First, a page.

It’s highly likely that you have heard of an online challenge known as Momo over the last few days. So serious are the concerns about this that the Gardai have issued advice to parents in relation to it. The Laois Offaly Division of the Garda Siochana issued the following statement via Twitter in relation to Momo: ‘There is a “game” doing the rounds on social media platforms at the minute called “momo” which appears to target children or vulnerable people.
The momo challenge is a form of cyberbullying where momo asks to be contacted through a social media site and then asks the person to perform a series of dangerous tasks including self-harm.
There is a disturbing image of momo online that parents should make themselves familiar with.
Please always supervise your children or those that are vulnerable while online. As parents, it’s all too easy sometimes to hand over a device to a child for that few minutes peace but there can be devastating consequences if they are left unsupervised.’
Absolutely understandably parents are expressing significant concern regarding Momo. We have also been contacted by a number of schools in the last few days looking for advice on how to help keep their students safe when it comes to Momo.
As part of the Momo Challenge a woman with a very scary mask like face tells individuals to communicate with her via WhatsApp and other platforms and when contact is made, the woman reportedly asks individuals to perform dangerous tasks, including self-harm. This contact initially appears to happen via WhatsApp but there are reports that people have been contacted via other social media apps like YouTube and even via PlayStation. So, what can you do ensure that your child knows how to deal with an approach that they may receive to take the Momo Challenge? When something like the Momo Challenge comes to light it is important that you talk openly with your child about the dangers that are associated with something like Momo. It is equally important that you reinforce the conversations that you regularly have about staying safe online in general. It is always a good idea to regularly review the safety settings on the social media apps your child is using. Given the publicity around Momo at the moment it is even more important to do so. However, safety settings are only a first step and are absolutely no substitute for equipping your child to make smart choices when they are faced with challenges when they are online. Particularly with teenagers have a frank conversation about the darker side to the internet. Remind them that everything they see online should be treated with a note of caution. Also, in relation to self-harm which appears to part of the Momo Challenge, reassure your child that they can come to you with any concerns they have and be assured of respect and support. Openly communicate with your child about how it never ok for them to hurt themselves or another person via Momo or any other online or indeed offline challenge.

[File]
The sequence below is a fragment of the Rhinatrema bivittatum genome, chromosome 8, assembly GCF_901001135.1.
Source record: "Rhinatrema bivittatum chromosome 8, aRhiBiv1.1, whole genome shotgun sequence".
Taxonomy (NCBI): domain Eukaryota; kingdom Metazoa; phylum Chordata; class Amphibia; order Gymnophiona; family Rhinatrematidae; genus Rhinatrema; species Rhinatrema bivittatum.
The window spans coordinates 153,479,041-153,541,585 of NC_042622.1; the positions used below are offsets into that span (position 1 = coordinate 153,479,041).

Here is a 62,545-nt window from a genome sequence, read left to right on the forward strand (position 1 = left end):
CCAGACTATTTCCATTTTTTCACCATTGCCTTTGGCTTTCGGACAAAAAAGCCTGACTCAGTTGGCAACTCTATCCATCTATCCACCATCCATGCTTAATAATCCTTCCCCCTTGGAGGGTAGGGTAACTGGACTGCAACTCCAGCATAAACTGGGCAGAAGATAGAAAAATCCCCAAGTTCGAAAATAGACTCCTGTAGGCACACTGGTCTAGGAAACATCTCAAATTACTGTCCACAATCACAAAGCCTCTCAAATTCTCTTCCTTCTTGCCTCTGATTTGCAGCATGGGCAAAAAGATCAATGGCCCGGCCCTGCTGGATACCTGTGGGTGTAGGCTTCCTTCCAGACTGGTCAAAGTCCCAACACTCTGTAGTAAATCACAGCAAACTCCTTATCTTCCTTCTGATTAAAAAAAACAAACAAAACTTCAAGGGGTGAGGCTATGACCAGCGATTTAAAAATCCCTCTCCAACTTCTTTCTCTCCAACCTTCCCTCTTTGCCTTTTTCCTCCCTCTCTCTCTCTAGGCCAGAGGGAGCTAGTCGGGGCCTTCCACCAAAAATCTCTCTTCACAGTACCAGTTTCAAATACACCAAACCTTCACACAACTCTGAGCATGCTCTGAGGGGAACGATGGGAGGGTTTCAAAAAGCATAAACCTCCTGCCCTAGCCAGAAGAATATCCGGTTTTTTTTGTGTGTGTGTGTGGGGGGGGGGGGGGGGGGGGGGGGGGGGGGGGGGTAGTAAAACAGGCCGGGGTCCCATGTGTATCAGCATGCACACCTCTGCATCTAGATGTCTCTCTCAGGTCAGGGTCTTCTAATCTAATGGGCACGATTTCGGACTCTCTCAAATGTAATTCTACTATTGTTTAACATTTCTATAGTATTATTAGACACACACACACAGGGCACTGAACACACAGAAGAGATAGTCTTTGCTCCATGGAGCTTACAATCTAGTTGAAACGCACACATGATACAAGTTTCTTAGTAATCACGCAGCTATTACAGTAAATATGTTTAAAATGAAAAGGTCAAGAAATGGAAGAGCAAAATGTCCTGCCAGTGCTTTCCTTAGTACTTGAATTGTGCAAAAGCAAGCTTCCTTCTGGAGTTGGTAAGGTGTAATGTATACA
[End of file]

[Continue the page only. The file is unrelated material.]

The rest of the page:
If you have regular open conversations with your child about how to best stay safe online then they have a great foundation for dealing with something like Momo. While there are specific mental health concerns in relation to Momo in relation to self-harm the basic message remains the same, talk to your child openly about their online experiences. Keep a regular eye on what apps your child is using and who they are interacting with when they are online. Most importantly keep the lines of communication open when it comes to the online experiences your child is having.